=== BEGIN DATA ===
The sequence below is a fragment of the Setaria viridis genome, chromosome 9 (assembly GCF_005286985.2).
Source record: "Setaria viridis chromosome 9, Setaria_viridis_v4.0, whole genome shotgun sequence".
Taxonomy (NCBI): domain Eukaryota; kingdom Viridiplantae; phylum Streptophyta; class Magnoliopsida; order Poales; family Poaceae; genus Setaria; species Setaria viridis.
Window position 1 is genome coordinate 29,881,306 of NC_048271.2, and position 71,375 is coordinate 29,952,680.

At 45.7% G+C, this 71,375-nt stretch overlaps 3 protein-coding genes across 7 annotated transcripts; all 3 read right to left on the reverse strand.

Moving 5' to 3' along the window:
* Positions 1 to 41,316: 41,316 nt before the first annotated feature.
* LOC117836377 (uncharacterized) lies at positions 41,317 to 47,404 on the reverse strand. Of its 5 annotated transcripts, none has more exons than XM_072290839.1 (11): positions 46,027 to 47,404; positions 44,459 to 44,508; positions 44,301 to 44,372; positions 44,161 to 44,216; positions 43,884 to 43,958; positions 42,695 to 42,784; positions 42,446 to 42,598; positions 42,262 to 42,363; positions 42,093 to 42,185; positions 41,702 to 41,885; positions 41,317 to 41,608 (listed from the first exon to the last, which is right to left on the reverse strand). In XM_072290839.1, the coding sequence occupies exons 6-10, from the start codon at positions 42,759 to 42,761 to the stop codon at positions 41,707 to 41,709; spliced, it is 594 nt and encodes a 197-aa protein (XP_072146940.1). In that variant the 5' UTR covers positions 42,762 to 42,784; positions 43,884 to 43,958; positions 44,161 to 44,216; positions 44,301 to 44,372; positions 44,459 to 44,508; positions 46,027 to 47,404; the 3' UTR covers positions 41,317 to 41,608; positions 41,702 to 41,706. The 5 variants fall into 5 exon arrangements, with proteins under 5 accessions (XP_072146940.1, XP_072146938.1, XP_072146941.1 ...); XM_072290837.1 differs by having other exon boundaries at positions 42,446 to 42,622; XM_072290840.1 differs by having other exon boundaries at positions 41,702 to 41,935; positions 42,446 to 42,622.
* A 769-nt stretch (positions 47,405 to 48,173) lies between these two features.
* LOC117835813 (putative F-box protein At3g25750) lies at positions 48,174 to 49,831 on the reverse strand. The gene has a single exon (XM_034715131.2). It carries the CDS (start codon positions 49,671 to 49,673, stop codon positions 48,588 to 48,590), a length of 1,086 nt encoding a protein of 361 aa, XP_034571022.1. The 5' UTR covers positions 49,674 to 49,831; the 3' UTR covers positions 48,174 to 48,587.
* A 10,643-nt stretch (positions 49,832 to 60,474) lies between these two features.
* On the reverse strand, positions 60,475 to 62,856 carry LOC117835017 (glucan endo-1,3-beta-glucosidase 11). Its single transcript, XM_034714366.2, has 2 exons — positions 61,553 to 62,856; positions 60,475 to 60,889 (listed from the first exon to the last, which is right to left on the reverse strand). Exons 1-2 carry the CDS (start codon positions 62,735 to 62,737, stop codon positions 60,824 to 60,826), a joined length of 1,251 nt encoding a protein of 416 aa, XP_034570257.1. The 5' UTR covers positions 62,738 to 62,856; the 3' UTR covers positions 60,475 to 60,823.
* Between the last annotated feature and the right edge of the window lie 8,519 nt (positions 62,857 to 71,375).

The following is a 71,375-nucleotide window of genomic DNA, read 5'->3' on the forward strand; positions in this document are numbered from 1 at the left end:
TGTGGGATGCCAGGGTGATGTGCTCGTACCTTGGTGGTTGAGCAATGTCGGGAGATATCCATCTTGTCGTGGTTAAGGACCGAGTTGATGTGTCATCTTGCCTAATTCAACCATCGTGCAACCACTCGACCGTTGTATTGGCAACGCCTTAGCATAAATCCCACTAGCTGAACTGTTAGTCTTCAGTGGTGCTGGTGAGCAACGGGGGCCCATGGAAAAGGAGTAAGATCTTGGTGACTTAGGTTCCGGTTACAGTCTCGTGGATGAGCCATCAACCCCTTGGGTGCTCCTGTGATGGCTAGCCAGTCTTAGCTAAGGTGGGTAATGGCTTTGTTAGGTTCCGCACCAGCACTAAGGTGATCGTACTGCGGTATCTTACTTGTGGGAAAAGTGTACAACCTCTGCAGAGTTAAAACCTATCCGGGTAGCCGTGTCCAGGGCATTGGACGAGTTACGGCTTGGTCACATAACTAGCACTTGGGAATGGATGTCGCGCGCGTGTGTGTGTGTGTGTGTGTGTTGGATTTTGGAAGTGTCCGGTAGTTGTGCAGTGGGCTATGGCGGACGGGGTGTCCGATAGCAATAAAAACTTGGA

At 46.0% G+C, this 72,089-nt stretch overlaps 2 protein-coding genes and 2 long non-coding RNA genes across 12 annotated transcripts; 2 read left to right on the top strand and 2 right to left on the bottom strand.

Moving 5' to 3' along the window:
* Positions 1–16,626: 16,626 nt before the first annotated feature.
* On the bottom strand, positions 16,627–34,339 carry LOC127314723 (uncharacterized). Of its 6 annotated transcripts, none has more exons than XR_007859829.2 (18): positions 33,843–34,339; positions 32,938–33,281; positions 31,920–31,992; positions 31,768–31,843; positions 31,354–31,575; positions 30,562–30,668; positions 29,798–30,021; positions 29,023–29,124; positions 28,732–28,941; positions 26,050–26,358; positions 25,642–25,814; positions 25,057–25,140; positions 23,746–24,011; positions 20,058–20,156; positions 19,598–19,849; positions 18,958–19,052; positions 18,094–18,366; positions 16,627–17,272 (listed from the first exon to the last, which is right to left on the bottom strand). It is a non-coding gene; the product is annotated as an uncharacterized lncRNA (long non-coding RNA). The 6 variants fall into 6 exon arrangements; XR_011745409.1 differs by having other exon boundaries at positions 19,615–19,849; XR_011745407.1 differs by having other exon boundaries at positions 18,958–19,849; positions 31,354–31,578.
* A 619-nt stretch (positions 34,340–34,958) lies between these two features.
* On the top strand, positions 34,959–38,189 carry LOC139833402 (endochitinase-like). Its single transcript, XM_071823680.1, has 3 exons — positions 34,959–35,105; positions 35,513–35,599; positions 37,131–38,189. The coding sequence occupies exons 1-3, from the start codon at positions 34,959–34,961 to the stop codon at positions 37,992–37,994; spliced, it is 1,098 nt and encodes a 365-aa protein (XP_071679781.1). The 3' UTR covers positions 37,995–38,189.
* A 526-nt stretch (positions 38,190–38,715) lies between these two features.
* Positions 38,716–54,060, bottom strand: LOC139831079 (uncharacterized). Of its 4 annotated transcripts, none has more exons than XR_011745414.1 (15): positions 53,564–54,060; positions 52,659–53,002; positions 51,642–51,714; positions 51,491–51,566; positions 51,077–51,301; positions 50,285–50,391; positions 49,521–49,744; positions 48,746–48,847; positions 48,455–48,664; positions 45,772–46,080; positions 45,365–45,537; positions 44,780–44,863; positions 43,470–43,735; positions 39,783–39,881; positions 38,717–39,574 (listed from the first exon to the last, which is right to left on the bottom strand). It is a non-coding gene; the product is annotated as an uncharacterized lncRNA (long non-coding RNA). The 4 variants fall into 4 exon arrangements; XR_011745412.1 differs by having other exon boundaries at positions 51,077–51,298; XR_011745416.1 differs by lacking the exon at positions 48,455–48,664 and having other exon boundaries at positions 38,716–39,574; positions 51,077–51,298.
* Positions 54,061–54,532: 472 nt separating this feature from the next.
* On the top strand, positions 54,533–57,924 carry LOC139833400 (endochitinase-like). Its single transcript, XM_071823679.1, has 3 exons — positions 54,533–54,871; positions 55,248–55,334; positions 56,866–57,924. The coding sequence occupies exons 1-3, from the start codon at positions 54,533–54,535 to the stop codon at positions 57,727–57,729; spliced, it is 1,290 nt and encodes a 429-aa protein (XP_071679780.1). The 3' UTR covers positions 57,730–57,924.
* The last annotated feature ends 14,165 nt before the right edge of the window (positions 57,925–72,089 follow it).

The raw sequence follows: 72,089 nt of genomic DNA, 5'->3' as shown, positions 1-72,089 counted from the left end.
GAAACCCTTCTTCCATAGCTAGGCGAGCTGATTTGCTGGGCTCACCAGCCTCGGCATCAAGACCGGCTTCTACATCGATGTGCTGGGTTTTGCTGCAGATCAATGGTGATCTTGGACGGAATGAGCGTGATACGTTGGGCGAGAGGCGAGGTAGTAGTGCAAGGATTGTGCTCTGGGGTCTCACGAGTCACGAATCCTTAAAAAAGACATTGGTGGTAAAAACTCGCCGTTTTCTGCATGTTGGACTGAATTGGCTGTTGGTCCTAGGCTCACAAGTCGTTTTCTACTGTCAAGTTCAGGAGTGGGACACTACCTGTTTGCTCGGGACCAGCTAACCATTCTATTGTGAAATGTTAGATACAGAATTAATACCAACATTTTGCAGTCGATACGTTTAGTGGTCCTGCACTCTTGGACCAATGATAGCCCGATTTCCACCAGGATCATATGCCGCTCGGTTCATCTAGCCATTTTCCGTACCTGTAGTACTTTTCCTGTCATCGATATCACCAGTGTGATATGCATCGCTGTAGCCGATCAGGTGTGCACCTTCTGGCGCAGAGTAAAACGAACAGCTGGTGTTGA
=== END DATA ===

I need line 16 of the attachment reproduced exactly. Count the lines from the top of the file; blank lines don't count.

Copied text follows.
At 46.0% G+C, this 72,089-nt stretch overlaps 2 protein-coding genes and 2 long non-coding RNA genes across 12 annotated transcripts; 2 read left to right on the top strand and 2 right to left on the bottom strand.